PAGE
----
For a man so new to the job of Serie A coach, Roma's Luis Enrique has had an intimate crash course in the vulnerabilities of the post.
He need simply look across the Italian capital, at Lazio, where Edy Reja was halfway out of the door after one defeat so far this season before being persuaded to stay.
And as Roma left San Siro after collecting their first point last weekend, Luis Enrique could probably hear the bells tolling for Inter Milan's Gian Piero Gasperini.
The Spaniard's up-and-down start has made tonight's home game with Siena a bit of a judgement day for him, too, though the backing given to Luis Enrique by a new Roma board should probably be taken as earnest.
The intention in appointing a relative novice from abroad was to "do things differently from the past", as Walter Sabatini, Roma's director of sport, put it.
On Luis Enrique, Roma have hung the most fashionable label, advertising the fact that, through nearly a decade as a player and from coaching youths at Camp Nou, he has learnt management at Barcelona, whose style most of Europe swoons over.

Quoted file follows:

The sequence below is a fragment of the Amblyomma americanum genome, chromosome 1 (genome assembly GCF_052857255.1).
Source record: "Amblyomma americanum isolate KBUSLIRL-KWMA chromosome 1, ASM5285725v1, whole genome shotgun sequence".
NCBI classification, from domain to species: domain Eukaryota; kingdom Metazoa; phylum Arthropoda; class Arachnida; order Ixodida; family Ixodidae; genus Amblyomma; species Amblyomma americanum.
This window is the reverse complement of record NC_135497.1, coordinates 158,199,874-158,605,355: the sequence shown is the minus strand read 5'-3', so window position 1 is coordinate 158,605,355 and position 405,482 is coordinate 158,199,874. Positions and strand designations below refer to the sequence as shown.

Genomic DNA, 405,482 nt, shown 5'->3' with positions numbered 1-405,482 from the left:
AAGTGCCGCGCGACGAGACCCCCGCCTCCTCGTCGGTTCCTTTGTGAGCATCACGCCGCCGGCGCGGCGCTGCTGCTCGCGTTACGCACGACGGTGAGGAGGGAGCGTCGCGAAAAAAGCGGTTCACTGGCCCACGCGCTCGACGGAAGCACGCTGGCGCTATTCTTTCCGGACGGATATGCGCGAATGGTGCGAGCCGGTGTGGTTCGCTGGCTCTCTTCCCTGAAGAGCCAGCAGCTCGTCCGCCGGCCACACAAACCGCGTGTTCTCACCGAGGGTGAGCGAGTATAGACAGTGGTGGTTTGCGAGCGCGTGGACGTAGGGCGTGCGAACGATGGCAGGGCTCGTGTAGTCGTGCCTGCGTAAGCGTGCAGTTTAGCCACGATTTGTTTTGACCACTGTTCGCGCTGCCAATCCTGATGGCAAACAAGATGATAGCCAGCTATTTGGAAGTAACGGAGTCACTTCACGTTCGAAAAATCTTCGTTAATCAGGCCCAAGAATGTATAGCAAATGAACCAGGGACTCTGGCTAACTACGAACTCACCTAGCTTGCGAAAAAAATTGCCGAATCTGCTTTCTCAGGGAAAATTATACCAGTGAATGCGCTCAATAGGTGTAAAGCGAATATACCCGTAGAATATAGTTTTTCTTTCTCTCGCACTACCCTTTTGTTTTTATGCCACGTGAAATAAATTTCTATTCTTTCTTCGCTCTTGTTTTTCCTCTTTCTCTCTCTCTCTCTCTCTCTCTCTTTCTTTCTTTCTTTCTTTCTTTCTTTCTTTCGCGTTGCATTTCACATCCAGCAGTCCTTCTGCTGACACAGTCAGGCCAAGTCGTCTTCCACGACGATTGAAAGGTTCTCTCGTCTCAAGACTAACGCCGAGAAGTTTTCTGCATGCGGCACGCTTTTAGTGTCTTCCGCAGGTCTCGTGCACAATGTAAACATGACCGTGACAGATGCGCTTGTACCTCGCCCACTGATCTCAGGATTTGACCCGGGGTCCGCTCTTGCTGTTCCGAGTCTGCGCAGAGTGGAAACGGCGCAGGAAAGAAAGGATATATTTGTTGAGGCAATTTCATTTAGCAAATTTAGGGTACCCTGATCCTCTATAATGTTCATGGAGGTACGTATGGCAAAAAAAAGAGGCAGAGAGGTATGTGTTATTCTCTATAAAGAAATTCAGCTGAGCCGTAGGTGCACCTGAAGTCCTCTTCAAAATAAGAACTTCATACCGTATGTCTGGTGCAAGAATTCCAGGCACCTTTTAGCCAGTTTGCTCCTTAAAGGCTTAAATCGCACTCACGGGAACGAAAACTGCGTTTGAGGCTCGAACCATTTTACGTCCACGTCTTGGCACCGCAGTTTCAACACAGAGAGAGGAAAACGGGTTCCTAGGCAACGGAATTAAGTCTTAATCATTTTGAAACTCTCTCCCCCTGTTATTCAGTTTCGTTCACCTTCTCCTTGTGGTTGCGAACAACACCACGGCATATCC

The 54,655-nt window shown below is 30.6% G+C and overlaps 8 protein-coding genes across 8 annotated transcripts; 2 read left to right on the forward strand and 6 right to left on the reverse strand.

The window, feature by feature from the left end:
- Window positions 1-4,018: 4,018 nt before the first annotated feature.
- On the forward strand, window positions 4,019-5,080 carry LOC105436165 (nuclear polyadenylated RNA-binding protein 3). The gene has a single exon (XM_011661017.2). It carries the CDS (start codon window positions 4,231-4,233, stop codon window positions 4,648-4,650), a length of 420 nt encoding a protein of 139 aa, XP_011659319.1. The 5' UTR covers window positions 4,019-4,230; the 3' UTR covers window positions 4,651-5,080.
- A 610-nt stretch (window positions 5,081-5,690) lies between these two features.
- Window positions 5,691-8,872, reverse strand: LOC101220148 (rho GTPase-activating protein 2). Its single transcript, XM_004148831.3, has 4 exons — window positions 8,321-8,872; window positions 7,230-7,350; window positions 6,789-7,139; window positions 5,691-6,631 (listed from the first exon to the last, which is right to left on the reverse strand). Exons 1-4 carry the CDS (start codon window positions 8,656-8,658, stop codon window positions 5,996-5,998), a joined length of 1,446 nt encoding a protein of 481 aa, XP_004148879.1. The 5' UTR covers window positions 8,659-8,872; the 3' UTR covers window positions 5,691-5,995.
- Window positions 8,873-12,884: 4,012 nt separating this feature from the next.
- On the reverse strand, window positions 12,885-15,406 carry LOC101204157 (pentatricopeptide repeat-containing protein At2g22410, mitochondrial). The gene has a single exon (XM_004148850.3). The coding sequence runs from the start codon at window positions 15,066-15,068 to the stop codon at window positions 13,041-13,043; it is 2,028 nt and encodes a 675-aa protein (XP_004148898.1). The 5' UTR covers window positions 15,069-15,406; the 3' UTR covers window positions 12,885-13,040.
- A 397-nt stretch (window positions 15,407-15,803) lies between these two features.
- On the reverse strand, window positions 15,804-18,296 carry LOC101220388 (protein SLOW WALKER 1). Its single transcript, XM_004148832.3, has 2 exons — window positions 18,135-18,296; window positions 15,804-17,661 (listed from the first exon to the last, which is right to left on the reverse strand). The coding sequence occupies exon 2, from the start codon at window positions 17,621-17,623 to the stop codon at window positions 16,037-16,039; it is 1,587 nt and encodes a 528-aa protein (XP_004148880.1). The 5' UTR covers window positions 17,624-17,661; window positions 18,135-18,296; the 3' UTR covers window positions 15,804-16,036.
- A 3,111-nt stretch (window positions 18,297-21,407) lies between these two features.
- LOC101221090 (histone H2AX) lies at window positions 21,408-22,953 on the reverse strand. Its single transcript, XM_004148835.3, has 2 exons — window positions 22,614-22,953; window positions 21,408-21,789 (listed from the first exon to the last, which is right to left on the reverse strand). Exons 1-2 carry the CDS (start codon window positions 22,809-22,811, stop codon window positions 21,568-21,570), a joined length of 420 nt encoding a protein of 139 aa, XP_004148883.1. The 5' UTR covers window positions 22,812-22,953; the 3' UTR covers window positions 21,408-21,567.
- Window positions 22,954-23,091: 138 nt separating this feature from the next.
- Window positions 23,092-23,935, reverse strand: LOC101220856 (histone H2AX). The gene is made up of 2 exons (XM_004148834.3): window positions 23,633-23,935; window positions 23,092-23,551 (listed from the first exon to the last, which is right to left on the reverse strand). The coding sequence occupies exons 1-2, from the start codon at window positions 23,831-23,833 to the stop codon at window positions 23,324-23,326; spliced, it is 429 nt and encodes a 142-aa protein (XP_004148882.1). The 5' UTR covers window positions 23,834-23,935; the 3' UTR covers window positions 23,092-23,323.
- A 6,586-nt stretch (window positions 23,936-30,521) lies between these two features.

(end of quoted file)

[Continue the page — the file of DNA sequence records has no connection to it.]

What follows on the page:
There are other aspects of Luis Enrique's background that recommend him.
First, he is tough. Many Italians have a particular memory of Luis Enrique the footballer engraved in their minds: He is in a Spain shirt, blood streaming from his nose during a 1994 World Cup match between Italy and Spain. He had been brutally elbowed in the face by Mauro Tassotti. He played on.
That courage as a footballer was widely admired. Luis Enrique dared cross Spanish football's most perilous frontier, moving from Real Madrid to Barcelona in the late 1990s. He thrived during confrontations between the two.
"He was the best footballer I played alongside," the Brazilian Rivaldo once said, "because of his contagious spirit." His versatility also stood out: Inside-forward, winger, central striker, harrying midfielder, Luis Enrique could do all of them.
The eminent Johan Cruyff was once asked to name his theoretical "World XI" shortly after the turn of the millennium. Cruyff put Luis Enrique at full-back.
Against Inter, Luis Enrique did something similar, by picking Simone Perrotta, a midfielder, and Rodrigo Taddei, a winger, as Roma's full-backs. It was innovative, resourceful. It was not as obviously brave as leaving out the powerful captain, Francesco Totti, as Luis Enrique had in Roma's brief and unsuccessful Europa League campaign, but it showed daring. Luis Enrique has plenty of that.